On the pattern SkyKnit called “Cherry and Acorns Twisted To”:
“Couple notes on the knitting experience, which while funny wasn’t terribly pleasurable: Because there’s no rhythm or symmetry to the pattern, I felt I was white-knuckling it through each line, really having to concentrate. There are also some stitch combinations that aren’t very comfortable to execute physically, YO, SSK in particular.
That said, I’m nearly tempted to add a bit of random AI lace to a project, perhaps as cuffs on a sweater or a short-row lace panel in part of a scarf, like Sylvia McFadden does in many of her shawl designs. As another person in the thread said, it would add a touch of spider-on-LSD.” -SarahScully
[cherry and acorns twisted to - Sarah Scully]
BridgetJ’s comments on “Butnet Scarf”:
“Four repeats in to this oddball, daintily alien-looking 8-row lace pattern, and I have, improbably, begun to internalize it and get in to a rhythm like every other lace pattern.
I still have a lingering suspicion that I’m knitting a pattern that could someday communicate to an AI that I want to play a game of Global Thermonuclear War, but I suppose at least I’ll have a scarf at the end of it?” -BridgetJ
[butnet scarf - BridgetJ]
There was also this beauty of a pattern, that SkyKnit called “Tiny Baby Whale Soto”. GloriaHanlon managed somehow to knit it and described it as “a bona fide eldritch horror. Think Slenderman meets Cthulu and you wouldn’t be far wrong.”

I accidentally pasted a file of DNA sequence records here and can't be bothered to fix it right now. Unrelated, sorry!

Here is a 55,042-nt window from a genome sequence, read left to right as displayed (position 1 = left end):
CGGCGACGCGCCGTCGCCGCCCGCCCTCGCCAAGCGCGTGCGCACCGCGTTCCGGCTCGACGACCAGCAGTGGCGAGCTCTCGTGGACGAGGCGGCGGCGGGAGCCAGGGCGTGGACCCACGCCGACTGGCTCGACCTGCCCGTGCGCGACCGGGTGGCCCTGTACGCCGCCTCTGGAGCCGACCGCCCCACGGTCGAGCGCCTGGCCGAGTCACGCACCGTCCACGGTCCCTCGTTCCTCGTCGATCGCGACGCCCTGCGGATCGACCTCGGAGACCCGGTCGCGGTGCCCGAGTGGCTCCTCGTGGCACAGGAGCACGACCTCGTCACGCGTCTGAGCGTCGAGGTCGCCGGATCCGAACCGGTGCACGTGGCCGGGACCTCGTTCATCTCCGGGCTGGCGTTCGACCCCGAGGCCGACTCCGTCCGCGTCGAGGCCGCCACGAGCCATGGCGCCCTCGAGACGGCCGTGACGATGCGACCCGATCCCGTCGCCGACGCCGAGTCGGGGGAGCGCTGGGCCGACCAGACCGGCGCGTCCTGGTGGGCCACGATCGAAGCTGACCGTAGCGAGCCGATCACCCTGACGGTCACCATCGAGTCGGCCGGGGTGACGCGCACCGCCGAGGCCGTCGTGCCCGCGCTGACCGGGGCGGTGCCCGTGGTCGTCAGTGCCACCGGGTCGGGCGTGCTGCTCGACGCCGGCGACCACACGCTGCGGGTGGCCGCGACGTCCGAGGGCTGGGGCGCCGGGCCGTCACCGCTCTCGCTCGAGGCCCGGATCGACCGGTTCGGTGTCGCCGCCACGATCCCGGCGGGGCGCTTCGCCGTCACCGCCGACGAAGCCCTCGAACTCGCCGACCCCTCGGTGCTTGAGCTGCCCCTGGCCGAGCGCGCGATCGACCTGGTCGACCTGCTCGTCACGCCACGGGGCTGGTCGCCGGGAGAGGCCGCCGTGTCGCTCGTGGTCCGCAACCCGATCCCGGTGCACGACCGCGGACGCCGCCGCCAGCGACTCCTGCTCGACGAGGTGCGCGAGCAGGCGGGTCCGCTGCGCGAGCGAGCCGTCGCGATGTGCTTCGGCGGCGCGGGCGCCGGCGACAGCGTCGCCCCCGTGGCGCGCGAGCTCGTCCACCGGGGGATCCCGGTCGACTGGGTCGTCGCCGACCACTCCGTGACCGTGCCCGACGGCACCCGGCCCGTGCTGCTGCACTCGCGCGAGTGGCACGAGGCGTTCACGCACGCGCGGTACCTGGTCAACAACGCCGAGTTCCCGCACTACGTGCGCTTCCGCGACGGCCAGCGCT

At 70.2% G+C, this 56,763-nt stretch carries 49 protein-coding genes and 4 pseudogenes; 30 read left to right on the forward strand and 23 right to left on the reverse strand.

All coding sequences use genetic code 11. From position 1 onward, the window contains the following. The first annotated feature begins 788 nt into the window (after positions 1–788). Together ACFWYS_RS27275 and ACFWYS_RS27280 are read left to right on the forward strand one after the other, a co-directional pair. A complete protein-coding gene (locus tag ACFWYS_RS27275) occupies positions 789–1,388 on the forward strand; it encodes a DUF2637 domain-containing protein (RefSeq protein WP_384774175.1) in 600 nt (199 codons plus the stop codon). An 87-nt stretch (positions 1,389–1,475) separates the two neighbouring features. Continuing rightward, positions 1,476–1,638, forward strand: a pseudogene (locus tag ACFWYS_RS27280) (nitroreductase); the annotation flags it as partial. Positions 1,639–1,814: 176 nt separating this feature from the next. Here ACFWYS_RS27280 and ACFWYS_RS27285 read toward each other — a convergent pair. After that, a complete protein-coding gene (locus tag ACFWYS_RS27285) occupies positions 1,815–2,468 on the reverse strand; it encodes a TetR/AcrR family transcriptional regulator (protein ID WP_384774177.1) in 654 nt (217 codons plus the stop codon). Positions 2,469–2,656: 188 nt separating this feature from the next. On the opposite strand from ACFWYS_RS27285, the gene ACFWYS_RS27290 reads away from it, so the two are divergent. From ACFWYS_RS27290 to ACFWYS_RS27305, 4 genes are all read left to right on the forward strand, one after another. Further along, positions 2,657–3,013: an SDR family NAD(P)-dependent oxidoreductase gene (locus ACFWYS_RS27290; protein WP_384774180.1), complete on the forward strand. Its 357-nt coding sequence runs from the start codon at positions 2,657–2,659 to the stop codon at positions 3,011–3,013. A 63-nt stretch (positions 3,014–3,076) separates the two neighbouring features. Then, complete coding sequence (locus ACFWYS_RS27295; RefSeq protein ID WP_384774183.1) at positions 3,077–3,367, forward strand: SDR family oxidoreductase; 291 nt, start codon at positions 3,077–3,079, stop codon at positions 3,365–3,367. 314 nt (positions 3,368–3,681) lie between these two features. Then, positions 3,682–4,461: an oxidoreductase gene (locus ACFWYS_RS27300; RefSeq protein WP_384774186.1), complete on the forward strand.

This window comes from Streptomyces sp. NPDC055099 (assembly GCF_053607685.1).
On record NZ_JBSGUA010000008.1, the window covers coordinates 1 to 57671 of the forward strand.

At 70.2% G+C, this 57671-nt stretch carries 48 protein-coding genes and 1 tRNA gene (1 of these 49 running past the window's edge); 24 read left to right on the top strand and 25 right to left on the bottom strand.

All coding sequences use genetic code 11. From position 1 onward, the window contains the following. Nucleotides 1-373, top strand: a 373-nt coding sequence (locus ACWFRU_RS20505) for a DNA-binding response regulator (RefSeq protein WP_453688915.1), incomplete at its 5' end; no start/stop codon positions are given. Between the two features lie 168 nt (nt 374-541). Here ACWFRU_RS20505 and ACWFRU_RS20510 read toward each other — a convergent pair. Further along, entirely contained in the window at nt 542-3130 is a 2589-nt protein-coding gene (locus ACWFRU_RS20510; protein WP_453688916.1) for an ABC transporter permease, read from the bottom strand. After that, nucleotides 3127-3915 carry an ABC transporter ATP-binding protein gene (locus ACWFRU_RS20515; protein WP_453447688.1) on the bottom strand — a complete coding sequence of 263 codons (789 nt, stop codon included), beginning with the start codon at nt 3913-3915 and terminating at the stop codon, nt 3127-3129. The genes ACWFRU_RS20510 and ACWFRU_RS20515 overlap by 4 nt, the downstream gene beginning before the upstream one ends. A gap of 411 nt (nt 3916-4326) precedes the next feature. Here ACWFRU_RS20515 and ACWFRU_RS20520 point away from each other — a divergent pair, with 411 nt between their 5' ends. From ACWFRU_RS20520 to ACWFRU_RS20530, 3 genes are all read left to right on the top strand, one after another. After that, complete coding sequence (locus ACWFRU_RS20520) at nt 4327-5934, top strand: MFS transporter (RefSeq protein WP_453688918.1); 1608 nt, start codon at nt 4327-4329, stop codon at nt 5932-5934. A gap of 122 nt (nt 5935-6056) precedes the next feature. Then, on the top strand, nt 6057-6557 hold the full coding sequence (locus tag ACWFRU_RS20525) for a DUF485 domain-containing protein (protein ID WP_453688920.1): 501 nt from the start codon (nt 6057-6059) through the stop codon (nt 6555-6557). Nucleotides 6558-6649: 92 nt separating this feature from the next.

Other than being a bit afraid of Tiny Baby Whale Soto, the knitters seem happy to do the bidding of SkyKnit, brain melts and all.
“I cast on for a lovely MKAL with a designer I totally trust and became immediately suspicious because the pattern made sense. All rows increase in an orderly manner. There are no “huh?” moments. There are no maths at all…it has all been done for me. I thought I would be happy, yo. Instead, I am kind of missing the brain scrambling and I keep looking for pigs and tentacles. Go figure.” - Rayn63
There’s also a great article in the Atlantic that talks a bit more about the debugging.
If you feel so inspired (and don’t mind the kind-hearted yet vigorous swearing), join the conversation on the LSG Ravelry SkyKnit thread - many of SkyKnit’s creations have not yet been test-knit at all, and others transform with every new knitter’s interpretation. Compare notes, commiserate, and do SkyKnit’s inscrutable bidding!
Heck yeah there is bonus material this week. Have some neural net-generated knitting & crochet titles. Some of them are mixed with metal band names for added creepiness.
Cartube Party Filled Booties
Socks of Death
Tomb of Sweater